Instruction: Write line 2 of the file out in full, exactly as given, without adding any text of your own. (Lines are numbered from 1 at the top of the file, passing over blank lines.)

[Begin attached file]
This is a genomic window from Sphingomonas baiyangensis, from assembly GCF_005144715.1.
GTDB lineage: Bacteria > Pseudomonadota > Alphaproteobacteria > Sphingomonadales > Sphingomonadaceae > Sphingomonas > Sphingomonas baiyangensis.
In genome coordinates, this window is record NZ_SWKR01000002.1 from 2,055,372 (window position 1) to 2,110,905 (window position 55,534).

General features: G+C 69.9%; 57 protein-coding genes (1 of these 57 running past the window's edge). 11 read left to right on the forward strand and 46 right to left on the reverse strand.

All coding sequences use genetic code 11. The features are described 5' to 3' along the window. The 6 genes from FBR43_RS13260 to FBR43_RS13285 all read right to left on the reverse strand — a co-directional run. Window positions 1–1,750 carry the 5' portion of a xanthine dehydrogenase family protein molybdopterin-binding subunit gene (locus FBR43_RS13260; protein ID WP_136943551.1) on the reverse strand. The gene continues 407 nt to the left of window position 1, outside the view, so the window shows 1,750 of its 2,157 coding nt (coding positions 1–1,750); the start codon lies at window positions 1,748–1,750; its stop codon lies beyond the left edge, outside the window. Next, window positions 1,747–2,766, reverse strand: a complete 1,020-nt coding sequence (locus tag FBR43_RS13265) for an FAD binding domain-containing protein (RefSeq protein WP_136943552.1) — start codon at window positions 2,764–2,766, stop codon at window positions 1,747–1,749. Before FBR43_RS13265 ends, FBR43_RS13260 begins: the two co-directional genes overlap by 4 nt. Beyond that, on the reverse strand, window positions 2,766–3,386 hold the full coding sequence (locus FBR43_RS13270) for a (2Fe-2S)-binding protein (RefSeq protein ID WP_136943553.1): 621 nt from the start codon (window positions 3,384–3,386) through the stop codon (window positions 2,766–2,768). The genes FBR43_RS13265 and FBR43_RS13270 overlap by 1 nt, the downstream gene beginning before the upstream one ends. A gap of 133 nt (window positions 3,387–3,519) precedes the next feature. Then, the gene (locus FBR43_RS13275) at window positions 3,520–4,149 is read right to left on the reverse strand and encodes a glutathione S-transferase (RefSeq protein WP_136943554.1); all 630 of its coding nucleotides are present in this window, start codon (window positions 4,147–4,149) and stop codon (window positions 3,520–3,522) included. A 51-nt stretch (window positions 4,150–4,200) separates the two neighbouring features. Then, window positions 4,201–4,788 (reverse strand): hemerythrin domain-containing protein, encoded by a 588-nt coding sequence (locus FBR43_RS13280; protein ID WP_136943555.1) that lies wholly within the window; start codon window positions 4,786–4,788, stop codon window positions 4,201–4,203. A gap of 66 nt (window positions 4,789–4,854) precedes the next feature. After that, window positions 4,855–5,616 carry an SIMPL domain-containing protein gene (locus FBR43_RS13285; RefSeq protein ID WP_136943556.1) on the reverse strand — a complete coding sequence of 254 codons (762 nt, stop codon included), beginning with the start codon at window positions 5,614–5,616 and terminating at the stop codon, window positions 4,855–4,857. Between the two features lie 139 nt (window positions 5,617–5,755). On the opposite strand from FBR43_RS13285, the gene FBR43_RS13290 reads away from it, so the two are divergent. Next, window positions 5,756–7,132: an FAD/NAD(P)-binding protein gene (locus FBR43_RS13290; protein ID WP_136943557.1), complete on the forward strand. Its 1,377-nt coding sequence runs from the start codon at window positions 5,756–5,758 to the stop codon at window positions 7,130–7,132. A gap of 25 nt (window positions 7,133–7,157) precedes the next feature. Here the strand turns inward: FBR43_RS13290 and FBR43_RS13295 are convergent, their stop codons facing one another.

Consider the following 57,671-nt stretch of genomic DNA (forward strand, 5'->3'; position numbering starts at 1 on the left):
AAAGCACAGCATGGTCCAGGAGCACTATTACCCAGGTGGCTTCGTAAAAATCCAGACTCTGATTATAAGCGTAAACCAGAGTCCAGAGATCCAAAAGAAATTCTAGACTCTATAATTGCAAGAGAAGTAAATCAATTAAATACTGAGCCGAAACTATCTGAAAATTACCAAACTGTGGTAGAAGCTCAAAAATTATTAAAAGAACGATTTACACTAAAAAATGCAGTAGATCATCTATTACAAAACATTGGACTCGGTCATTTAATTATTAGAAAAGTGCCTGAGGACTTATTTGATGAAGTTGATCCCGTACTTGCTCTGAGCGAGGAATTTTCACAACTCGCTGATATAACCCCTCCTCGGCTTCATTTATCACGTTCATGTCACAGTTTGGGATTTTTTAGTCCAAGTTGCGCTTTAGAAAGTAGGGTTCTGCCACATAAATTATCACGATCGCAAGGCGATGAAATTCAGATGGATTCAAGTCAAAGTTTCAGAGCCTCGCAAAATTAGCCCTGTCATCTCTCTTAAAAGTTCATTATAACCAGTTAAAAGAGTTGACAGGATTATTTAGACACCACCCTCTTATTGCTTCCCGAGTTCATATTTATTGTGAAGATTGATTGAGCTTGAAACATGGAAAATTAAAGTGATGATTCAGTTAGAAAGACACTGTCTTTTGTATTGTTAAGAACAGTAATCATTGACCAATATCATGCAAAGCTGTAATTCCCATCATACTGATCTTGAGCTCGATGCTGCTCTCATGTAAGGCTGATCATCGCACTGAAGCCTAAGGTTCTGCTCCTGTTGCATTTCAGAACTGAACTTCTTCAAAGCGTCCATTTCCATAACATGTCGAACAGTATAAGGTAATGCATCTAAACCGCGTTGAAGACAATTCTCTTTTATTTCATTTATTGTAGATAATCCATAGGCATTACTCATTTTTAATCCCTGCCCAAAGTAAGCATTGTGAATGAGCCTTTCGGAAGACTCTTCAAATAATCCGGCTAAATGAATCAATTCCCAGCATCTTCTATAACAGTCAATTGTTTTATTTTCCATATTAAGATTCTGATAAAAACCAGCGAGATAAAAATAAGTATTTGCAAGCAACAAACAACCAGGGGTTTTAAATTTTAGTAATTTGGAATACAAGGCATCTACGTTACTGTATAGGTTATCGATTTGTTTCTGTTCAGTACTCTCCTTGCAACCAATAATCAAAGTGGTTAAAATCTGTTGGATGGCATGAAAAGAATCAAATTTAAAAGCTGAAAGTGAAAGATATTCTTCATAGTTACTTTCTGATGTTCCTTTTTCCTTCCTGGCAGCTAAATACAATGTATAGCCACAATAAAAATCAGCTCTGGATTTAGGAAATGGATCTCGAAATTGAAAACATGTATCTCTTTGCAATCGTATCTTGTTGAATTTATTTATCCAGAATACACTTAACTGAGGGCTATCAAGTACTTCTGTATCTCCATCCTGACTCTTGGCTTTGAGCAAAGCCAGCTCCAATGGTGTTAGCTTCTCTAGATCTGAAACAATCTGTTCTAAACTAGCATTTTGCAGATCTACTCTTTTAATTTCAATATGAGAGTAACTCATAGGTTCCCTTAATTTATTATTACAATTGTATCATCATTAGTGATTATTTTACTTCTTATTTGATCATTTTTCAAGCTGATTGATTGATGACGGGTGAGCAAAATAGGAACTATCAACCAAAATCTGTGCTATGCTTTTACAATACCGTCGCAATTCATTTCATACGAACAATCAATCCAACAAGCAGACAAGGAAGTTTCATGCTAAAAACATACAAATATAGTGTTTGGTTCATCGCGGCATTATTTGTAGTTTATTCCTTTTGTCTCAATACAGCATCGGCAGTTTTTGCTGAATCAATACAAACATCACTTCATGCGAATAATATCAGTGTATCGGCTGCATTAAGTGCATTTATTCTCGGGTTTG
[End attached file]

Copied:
GTDB lineage: Bacteria > Pseudomonadota > Alphaproteobacteria > Sphingomonadales > Sphingomonadaceae > Sphingomonas > Sphingomonas baiyangensis.